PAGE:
What makes Nordic region happier and more prosperous than others?

Sonia Shrestha

Nordic region

Nordic RegionUnsplash

Nordic countries are also known for low levels of income inequality, but it is not clear that income inequality is a possible explanation for the high welfare of Nordic citizens.

However, the Nordic countries occupy the world's leading positions in terms of public support and are all in the top ten in terms of freedom. The Nordic countries are often used as examples of good governance inequality, education, sustainability, and economic policy, which consistently prioritize the quality of life. Their high level of income equality and social status are cited as reasons for their continued prosperity. Understandably, this is not the only reason for their success in providing citizens with the highest standard of living.

In the 1980s and 1990s, countries such as China and South Korea drew attention to their industrial policies aimed at supporting capacity building through the creation of national manufacturing and technology leaders such as Samsung. And historically, countries like the United States are looking to Scandinavia to find inspiration on how to build an equitable state with strong social policies because this can lead to happier citizens. The Scandinavian model has attracted a lot of international attention.

Many people wonder if it provides an example in small countries where citizens are equal in terms of ideology and experience but live in poverty or oppression because of the policies of the Marxist government. Some argue that this is an example of the pervasive capitalism that has led to income inequality and the sharp decline in living standards between rich and poor in rich countries. Many people in the countries working in the so-called "American model" of the capitalist business see the Scandinavian model as attractive.

The highest rate of the world's happiest countries also tends to focus on universal health care, longer paid vacation periods, and affordable child care. A key point of happiness research is that a rich country does not always have a very happy country.

It is not clear whether one person should make a list of the happiest countries in the world. The annual rate of the Global Happiness Report is based on data from a key Gallup World Survey questionnaire. In it, respondents were asked to rate their current lives on a scale of 0 to 10, where 10 is the best life for them and 0 is the worst life.

This Top 10 countries this year ranged from 7,268 Austrians to 7,842 Finns at the top, while these results are based entirely on personal experience, factors that contribute to the improvement of living standards in all countries including gross domestic product (GDP) per capita, strong social support programs among friends and family, the expectations of a healthy lifestyle, freedom of choice in government and business, and generosity when it comes to charities.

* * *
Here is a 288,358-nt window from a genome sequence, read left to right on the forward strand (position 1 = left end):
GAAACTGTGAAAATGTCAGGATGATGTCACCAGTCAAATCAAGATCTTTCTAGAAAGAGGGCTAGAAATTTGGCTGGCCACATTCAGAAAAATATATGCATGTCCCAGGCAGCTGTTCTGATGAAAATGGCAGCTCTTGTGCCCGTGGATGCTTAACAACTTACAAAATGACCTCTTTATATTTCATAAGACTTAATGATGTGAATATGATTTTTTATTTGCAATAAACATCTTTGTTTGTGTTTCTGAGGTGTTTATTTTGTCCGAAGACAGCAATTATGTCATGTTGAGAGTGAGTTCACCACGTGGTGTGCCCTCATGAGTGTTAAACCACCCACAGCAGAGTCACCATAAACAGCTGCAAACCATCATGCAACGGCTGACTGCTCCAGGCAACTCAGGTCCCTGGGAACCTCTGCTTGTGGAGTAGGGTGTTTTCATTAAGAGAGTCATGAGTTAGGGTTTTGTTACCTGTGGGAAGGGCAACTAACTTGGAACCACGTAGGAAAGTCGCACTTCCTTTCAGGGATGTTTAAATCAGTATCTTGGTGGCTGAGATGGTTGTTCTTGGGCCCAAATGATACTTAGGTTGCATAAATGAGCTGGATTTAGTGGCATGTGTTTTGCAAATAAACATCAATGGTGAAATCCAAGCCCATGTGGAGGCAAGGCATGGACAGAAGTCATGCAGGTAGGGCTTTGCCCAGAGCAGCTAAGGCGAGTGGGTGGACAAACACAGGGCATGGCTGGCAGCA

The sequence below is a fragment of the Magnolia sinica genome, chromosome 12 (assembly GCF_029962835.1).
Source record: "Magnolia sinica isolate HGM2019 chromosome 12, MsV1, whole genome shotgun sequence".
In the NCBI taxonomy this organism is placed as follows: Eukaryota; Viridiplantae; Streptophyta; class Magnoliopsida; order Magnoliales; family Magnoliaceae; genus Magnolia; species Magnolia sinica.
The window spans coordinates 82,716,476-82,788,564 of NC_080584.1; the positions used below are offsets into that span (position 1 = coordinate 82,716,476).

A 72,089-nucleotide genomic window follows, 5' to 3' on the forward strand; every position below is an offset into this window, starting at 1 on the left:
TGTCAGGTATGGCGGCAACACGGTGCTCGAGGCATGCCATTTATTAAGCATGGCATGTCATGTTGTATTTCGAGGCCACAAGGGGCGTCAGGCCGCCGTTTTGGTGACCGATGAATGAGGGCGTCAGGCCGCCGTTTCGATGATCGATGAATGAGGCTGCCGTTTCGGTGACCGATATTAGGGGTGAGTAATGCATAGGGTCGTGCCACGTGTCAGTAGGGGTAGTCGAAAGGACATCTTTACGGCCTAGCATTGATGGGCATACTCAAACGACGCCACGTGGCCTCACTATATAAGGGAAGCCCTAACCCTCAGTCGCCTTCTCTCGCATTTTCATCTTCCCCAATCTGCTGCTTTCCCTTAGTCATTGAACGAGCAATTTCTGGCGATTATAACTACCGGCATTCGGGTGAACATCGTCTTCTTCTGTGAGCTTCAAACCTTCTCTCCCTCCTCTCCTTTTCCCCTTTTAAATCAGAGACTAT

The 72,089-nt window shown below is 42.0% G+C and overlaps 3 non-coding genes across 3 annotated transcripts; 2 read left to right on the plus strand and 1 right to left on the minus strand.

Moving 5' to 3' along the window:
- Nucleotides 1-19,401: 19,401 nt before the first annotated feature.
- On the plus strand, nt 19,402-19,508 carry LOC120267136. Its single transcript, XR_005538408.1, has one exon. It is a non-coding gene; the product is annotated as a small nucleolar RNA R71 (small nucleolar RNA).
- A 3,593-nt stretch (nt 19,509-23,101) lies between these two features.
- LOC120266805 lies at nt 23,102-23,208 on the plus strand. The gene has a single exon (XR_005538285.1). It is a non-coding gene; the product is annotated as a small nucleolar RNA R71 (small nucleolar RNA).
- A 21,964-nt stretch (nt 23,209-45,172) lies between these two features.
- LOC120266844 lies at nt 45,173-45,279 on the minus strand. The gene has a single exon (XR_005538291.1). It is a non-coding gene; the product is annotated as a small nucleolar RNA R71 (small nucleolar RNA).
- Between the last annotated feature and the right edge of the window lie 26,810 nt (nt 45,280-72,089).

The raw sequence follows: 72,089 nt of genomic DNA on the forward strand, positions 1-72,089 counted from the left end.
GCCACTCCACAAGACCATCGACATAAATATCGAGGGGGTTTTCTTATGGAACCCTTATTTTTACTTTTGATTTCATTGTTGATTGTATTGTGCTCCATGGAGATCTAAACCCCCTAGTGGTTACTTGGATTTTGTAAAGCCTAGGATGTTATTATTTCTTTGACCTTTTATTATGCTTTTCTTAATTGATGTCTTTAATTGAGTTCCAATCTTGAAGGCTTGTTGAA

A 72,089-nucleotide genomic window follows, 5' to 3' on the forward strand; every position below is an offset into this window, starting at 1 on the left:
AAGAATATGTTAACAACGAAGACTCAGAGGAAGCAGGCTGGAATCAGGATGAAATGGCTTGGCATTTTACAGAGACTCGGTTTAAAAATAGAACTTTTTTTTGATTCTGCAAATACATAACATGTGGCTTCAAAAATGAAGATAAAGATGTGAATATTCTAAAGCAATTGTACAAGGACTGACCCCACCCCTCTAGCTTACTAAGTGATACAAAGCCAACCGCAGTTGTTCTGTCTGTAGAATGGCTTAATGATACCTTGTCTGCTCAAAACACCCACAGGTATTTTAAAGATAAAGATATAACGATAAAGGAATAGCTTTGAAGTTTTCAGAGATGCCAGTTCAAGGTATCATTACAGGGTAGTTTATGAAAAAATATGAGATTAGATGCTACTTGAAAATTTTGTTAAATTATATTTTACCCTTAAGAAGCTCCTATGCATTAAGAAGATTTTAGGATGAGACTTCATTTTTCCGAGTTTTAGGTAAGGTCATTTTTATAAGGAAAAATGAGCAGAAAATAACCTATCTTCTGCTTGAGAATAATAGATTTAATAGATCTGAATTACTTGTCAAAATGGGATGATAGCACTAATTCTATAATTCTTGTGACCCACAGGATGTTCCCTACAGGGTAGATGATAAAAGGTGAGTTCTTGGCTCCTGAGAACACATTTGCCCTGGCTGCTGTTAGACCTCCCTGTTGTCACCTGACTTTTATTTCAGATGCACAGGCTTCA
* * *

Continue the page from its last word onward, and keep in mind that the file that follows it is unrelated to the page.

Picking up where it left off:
The report on global happiness is a country that focuses more on economic growth with happiness than on flight, smiling happily. “Happiness” is not a proper term to describe the feelings of the Finnish people around the world. The United Nations became interested in the speculative scale of human life 10 years ago, after the then Prime Minister of Bhutan, Jigme Tinley, called on member states to combine better welfare into indicators of social and economic development.

It is difficult to measure happiness, but the United Nations has tried to find it. The World Happiness Report 2017 is a global happiness story and each year the World Happiness Index surveys many people around the world to determine, as the name implies, which country has the happiest people.

In the year of the premature death of coronavirus, recession, and social loneliness The World Happiness Report shows that on March 19, 2021, the Nordic countries exceeded the index - leading Finland.

The Scandinavian country has surpassed Switzerland as the world's most exciting country according to the 2016 World Happiness Report Update, released by the United Nations Sustainable Development Solutions Network on Wednesday in Rome. The world is often told that the Scandinavian countries are one of the best places to live: Finland, which was at the top of the table last year, is back in the first place, followed by Denmark, Norway (starting in 2017), and Iceland.

The authors of the report emphasize that it is not just a matter of money, although the top ten include rich countries - other Scandinavian countries, including Denmark and Sweden are also high on the list. The only non-European country in the top ten in New Zealand.

This means that the levels of happiness of many people in the Nordic countries and countries such as the Netherlands, Luxembourg, and Switzerland are often closer together than in other parts of the world.

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